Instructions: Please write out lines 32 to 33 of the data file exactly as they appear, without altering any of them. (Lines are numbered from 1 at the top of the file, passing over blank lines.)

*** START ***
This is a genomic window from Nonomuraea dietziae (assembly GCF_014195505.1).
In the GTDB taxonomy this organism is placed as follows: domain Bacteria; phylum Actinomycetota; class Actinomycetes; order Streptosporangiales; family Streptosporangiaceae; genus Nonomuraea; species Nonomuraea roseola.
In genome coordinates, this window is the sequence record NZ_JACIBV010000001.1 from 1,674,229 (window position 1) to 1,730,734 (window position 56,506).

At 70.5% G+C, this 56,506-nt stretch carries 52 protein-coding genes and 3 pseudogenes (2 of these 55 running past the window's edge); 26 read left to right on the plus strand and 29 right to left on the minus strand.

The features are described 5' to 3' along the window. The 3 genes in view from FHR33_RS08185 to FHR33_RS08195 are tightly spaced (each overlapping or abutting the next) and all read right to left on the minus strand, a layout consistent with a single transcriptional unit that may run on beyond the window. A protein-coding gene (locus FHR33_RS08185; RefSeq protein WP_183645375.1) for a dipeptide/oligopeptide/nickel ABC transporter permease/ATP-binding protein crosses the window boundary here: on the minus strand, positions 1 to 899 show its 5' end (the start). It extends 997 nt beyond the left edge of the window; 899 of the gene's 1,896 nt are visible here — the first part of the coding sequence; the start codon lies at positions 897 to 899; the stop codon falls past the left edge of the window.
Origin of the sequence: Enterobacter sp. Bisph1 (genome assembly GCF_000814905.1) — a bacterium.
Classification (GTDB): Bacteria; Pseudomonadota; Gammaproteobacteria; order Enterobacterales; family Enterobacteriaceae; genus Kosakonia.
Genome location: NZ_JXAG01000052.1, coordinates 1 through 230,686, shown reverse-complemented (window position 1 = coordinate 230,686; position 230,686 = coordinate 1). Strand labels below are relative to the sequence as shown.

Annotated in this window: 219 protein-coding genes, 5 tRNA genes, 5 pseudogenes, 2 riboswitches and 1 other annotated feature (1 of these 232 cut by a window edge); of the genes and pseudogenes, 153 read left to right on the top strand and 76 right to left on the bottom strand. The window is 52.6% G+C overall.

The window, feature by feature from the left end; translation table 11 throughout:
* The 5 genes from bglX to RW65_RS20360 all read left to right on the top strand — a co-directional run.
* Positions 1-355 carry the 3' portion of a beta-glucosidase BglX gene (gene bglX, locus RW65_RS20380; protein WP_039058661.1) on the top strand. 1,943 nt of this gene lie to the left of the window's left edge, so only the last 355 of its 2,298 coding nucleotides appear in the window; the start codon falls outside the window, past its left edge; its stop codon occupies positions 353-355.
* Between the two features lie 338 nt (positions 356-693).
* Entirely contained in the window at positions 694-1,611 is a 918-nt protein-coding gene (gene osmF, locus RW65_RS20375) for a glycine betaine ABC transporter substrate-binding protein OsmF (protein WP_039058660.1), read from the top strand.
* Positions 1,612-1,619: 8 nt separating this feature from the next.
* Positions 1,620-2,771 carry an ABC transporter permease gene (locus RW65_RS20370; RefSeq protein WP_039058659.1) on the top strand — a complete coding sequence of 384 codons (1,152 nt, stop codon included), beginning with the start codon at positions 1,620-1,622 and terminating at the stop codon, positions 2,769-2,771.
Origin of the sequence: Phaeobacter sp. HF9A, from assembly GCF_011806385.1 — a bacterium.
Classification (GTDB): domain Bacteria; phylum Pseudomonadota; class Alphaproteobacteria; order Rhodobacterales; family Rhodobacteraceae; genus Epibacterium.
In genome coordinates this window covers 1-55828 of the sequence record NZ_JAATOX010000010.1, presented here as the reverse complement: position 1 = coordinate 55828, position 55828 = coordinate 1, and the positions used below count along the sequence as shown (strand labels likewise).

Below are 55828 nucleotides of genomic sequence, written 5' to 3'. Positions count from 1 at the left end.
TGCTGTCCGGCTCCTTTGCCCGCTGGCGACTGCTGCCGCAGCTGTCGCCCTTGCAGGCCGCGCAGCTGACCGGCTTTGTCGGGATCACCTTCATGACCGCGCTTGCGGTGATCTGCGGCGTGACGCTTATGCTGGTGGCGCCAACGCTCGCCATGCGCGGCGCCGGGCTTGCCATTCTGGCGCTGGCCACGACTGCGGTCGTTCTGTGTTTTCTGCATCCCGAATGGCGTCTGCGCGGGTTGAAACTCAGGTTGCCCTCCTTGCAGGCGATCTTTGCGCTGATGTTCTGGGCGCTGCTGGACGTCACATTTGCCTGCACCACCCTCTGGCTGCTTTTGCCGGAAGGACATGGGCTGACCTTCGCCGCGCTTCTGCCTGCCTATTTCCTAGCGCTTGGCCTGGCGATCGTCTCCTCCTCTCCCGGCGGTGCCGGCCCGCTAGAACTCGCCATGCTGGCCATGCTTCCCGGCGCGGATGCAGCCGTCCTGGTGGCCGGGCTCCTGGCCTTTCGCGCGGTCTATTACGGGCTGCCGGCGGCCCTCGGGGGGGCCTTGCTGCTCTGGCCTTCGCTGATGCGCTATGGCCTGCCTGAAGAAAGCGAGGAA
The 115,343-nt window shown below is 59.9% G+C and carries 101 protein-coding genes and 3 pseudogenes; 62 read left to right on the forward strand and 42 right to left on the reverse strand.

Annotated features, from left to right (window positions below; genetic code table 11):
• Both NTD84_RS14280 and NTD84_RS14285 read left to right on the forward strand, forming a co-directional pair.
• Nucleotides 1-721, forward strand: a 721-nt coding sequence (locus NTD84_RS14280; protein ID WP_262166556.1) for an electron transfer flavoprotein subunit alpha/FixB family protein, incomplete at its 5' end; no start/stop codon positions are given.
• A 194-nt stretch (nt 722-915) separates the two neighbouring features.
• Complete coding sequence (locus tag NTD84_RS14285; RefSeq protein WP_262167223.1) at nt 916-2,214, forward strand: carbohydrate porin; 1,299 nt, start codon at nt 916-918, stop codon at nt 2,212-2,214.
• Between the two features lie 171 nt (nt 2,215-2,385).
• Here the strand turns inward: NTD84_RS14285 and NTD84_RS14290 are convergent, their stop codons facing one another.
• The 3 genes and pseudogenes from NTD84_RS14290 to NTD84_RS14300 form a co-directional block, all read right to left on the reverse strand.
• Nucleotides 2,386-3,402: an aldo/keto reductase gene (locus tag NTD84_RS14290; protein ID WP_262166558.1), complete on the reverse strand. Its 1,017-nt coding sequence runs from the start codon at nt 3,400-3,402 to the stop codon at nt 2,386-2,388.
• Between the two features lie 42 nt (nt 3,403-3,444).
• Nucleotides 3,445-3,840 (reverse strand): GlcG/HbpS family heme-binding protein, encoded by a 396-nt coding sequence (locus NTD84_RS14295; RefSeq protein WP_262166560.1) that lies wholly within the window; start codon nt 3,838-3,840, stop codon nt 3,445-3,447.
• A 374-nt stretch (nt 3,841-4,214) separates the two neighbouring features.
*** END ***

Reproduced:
• Between the two features lie 42 nt (nt 3,403-3,444).
• Nucleotides 3,445-3,840 (reverse strand): GlcG/HbpS family heme-binding protein, encoded by a 396-nt coding sequence (locus NTD84_RS14295; RefSeq protein WP_262166560.1) that lies wholly within the window; start codon nt 3,838-3,840, stop codon nt 3,445-3,447.